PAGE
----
This Week’s Torah Portion: Ki Tavo (Deuteronomy 26:1–29:8)

This week’s Torah Portion begins with the ritual offering of First Fruits which contains within it the famous phrase from the Passover Seder: “My father was a wandering Aramean…” These words were meant as a reminder that the bounty of our harvest was a gift from God which we who were once wanderers without a land of our own are commanded to share with the less fortunate in our society, those who still wander without a home.

At the end of this carefully scripted ritual come the words: “I have not forgotten.”
The lesson of these words is a simple sermon on the meaning and the purpose of our lives.
When you hold in your hands the first fruits of the harvest of life’s blessings, remember.
Remember and give thanks. Remember to share your blessings. Remember where you came from every step along life’s path. Remember those who helped you to reach this day of blessing. Remember.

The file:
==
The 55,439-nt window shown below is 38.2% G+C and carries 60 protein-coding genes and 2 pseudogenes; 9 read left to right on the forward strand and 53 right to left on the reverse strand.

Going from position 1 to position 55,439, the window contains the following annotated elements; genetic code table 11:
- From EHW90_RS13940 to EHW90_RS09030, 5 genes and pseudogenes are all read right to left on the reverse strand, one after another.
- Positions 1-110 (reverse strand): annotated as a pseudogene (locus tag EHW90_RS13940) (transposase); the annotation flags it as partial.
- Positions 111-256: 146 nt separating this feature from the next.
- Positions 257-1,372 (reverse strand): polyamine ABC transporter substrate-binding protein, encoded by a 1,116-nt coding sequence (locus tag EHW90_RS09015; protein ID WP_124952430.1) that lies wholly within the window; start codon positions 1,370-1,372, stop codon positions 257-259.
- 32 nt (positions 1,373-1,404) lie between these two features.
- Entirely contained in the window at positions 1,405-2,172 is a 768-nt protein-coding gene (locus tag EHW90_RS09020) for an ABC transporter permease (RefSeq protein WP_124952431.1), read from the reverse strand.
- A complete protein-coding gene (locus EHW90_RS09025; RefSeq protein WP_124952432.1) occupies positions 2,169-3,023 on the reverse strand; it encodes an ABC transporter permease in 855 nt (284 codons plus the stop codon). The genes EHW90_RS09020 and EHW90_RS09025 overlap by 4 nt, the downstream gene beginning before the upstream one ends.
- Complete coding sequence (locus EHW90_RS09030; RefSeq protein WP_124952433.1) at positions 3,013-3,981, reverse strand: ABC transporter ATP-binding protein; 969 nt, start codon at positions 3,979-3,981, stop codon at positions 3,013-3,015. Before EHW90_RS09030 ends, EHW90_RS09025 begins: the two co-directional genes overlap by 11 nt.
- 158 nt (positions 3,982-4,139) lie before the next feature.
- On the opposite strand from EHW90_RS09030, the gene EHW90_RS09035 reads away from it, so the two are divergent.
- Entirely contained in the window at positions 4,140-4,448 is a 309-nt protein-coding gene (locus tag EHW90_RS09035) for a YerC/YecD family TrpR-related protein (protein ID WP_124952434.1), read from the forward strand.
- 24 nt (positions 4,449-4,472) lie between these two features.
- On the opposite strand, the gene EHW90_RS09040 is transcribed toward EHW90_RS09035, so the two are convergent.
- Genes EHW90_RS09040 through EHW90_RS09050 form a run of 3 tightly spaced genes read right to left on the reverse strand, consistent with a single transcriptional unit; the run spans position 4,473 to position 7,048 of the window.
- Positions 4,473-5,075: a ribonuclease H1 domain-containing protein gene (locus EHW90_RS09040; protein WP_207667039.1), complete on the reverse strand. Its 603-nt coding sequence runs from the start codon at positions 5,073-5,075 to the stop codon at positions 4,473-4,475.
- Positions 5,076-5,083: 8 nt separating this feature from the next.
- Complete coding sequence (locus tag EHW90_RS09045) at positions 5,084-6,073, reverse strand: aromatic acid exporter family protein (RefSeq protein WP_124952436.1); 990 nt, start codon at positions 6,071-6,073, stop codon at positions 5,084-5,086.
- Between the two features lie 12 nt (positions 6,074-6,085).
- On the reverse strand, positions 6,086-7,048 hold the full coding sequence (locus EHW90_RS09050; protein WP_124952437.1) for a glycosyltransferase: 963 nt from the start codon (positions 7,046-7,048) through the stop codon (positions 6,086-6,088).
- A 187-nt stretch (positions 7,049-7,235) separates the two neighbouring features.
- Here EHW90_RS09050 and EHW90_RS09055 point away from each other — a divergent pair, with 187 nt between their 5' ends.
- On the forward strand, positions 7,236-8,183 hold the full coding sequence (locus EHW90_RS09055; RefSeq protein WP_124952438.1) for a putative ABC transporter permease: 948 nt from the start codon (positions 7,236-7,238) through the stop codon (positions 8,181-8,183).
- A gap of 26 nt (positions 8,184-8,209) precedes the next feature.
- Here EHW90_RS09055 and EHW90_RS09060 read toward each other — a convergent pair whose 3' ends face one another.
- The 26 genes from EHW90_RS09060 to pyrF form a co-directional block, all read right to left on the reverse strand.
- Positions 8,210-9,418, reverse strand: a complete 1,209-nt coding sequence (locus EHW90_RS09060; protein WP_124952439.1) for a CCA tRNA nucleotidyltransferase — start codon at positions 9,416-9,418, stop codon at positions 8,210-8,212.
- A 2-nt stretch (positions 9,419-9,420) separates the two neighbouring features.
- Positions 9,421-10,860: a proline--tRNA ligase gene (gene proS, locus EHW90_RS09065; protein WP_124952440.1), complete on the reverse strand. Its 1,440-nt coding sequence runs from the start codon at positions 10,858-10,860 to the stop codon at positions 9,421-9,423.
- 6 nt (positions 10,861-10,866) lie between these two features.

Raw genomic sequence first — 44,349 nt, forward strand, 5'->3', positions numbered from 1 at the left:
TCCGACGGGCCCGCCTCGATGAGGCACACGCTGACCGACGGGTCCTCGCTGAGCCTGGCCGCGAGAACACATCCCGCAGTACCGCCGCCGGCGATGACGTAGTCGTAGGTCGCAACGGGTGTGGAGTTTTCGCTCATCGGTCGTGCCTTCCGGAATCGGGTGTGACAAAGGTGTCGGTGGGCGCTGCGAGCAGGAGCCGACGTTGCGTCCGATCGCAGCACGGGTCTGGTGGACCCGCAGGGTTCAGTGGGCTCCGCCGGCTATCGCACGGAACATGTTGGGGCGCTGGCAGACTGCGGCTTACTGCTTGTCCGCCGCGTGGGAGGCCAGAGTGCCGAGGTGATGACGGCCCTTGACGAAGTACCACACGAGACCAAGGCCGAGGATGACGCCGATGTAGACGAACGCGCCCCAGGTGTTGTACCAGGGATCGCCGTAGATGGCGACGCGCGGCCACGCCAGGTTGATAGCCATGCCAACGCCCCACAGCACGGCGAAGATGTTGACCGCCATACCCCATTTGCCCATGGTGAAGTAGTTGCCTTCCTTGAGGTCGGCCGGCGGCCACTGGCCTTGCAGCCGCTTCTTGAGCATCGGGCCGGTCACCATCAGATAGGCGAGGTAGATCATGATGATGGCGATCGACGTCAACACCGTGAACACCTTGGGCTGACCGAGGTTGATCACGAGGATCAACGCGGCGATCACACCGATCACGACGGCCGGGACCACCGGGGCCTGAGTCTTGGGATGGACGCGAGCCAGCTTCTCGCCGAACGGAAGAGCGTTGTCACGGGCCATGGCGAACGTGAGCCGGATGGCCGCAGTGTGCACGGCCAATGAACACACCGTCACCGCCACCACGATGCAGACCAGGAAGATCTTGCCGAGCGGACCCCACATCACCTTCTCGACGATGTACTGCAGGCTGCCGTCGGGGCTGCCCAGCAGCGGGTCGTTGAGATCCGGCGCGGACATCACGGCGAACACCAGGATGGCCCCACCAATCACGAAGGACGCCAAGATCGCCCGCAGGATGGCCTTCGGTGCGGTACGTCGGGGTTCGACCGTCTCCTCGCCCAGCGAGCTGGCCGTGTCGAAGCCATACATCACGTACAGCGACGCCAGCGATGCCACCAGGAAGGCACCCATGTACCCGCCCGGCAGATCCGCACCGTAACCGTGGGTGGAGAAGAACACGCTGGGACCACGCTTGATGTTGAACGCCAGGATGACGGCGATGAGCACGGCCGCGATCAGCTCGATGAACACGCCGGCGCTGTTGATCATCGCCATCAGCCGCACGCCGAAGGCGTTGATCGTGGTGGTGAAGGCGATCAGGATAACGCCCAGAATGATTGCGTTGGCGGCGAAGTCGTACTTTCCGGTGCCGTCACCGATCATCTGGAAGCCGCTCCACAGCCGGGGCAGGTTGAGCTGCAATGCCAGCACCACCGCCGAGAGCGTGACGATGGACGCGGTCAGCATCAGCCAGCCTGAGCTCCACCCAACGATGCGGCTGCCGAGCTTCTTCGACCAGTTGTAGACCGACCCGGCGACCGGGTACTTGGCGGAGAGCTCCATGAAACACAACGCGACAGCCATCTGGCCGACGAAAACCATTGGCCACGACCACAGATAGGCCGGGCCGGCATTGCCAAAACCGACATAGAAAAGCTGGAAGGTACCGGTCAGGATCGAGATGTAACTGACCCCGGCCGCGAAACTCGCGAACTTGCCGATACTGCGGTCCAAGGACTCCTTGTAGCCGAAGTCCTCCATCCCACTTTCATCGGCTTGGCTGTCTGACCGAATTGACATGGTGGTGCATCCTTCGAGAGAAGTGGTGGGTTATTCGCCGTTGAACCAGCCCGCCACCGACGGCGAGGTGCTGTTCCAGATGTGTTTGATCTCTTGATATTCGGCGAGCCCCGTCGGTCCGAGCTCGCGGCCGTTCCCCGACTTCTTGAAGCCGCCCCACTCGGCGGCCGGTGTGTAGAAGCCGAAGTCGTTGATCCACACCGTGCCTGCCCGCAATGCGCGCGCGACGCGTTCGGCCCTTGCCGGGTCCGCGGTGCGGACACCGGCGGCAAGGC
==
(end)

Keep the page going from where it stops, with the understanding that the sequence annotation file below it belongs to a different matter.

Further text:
Ki Tavo Summary:
The Israelites are instructed to express their gratitude to God for their bountiful harvests and freedom from slavery by tithing ten percent of their crops for the Levite, the stranger, the orphan, and the widow. (26)
The people are told to display on large stones God’s commandments for all to see. (27:1-8)
The Levites are to proclaim curses upon those who violate God’s commandments. (27:15-26)
The Israelites are told that if they obey God’s mitzvot faithfully, they will receive every blessing imaginable. They are also told that if do not fulfill their brit with God, many curses will descend upon them. (28:1-69)
Moses reminds the Israelites of the miracles they witnessed in the wilderness and commands them to observe the terms of the covenant so that they may succeed in all that they undertake. (29:1-8)